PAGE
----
International shows had stopped coming to Mexico for many years because the government didn’t allow big gatherings. [Citing security and morality concerns, Mexico’s government banned massive concerts following the 1971 Festival de Avándaro.] We wanted to show that we could safely put together big shows and connect artists with their fans. The results were extraordinary. There was an audience avid for this experience.
What was your first big show?
OCESA’s coming out was three shows by INXS at the Sports Palace. We promoted it with all the radio stations in Mexico through a campaign where we told fans it depended on them — we had the permits to put on the show, but the fans had to behave so we could do this again. It was so beautiful to see 54,000 people behave perfectly over three days in what was almost a religious ceremony. After that, we brought Billy Joel, Sting, Bob Dylan…
The Rolling Stones were also a milestone, right?
We brought them in January 1995. But we went on sale in October 1994 and sold 240,000 tickets in a week. The problem was we sold in pesos and the guarantee was in dollars. In December, we had the famous peso crisis [when the country devalued its currency against the U.S. dollar, causing a financial crisis], but we forged on and transformed. Precisely 12 months later we went public, in December 1995. We were the only company that went public in our country that year. And sponsorships got much stronger as the solution to compensate for devaluation.
How is Mexico different from other markets?
As in other emergent markets, we had to build a pricing structure that was different, broader and would allow more democratic access. Mexico was one of the first markets to have diverse pricing. It was one of the first markets to have the “golden circle” — a very expensive block of premium tickets — that allowed you to sell a large number of much cheaper tickets in the back of the house. And to make it all viable, we had to develop a very important relationship with sponsors. This was key. Purchasing power in our [Latin] countries is substantially lower than that in the U.S. and England.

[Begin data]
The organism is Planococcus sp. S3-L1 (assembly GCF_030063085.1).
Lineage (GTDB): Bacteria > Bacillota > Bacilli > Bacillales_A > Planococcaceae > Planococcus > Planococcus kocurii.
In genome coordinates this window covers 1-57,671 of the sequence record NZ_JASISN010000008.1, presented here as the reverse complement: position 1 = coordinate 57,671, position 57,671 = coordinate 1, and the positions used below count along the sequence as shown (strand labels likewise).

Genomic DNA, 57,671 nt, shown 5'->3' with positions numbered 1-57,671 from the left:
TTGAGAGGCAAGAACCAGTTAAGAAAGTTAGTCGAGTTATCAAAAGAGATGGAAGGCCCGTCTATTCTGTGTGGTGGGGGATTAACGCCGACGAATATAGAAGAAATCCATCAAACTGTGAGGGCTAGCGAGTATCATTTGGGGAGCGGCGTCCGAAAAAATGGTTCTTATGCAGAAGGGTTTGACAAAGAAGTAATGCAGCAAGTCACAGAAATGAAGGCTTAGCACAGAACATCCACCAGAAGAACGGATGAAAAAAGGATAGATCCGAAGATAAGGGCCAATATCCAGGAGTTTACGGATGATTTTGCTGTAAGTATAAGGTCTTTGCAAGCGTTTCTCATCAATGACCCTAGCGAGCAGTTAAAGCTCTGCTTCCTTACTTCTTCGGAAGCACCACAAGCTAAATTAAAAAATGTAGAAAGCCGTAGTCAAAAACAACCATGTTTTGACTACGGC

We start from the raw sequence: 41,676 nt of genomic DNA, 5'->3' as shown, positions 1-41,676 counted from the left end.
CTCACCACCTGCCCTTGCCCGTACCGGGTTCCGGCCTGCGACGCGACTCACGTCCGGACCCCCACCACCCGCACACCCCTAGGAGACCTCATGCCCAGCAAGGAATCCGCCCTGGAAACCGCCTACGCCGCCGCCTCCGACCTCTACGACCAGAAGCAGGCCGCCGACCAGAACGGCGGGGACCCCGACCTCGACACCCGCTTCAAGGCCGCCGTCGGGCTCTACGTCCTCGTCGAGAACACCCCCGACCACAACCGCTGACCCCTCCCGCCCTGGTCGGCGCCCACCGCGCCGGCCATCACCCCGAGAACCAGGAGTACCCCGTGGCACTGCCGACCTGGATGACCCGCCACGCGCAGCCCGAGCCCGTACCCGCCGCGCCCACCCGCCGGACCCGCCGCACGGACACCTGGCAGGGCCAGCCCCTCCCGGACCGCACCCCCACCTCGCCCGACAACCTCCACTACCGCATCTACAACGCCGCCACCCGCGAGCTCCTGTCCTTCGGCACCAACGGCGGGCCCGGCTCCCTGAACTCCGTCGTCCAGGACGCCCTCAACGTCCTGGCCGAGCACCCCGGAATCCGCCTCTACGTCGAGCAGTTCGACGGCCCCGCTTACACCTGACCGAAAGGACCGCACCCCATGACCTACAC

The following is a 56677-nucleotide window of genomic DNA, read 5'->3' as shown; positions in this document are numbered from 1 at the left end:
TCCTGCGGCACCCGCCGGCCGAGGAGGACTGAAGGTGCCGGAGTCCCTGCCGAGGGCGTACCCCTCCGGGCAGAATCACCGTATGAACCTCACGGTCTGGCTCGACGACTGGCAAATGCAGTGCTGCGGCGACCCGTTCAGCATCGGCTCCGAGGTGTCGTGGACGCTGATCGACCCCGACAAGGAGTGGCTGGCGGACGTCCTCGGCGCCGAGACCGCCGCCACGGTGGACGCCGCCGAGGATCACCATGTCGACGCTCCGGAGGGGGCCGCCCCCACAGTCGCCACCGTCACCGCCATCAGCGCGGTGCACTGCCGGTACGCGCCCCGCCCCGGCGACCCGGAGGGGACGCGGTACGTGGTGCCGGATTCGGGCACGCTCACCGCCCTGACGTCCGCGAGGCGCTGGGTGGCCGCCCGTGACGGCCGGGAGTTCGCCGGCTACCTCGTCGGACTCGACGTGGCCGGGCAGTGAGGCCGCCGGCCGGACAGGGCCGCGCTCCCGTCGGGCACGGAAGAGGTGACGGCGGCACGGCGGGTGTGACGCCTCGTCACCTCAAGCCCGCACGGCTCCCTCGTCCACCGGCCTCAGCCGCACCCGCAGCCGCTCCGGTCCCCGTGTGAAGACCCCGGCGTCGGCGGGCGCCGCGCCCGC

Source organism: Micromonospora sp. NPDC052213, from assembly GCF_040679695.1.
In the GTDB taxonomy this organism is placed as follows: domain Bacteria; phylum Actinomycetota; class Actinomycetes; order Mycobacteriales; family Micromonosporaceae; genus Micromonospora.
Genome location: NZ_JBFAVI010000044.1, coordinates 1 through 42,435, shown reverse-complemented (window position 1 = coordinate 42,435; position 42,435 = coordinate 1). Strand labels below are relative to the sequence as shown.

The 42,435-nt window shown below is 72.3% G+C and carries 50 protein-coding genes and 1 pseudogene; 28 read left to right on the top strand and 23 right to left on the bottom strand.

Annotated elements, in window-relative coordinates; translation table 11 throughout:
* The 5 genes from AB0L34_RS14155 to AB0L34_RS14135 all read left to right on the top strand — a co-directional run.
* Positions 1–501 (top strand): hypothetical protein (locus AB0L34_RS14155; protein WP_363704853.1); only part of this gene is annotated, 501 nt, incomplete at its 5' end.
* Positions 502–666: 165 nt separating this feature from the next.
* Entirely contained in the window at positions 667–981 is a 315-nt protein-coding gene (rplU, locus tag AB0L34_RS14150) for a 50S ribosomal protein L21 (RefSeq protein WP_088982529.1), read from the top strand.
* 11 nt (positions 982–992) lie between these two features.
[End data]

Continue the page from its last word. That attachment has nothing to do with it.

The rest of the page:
Is the reliance on sponsors bigger in Mexico than in the United States?
Without a doubt. You can compete in the top ticket price tier, but not the bottom tier. The cheapest ticket in an American venue is substantially more expensive than the cheapest ticket in a Mexican venue. That scale is what brings justice to the socioeconomic reality of one country versus the other.
Live Nation announced last year it was going to buy a 51% stake in OCESA. However, by the time the sale was approved, the country was in the midst of the COVID-19 crisis and Live Nation terminated the acquisition. Are conversations with Live Nation going to resume, or will another buyer emerge?
There’s an existing relationship with Live Nation. They own 33% of Ticketmaster Mexico, and they’ve been our partners for 10 years. That’s how we decided to work on a partnership where Televisa sold the stock it has in OCESA and we sold some of our percentage to do a joint venture with Live Nation. When the sale was authorized by the government, we were in the midst of the pandemic and Live Nation decided to suspend the purchase. The only thing I can tell you is we’re all weighing our options from the legal aspect, without forgetting we have a current partnership, and understanding the situation all promoters in the world are going through.
International acts account for about 25% of your concert business. What global trends are you excited about?
K-pop is crazy, and it’s a great example of how something can explode in different markets. And I’m very enthusiastic about urban music. We have to bring Drake here. There was always a little barrier with urban music; success in the U.S. did not necessarily translate to us. But I think we’re very close.
This interview was conducted in Spanish and translated into English.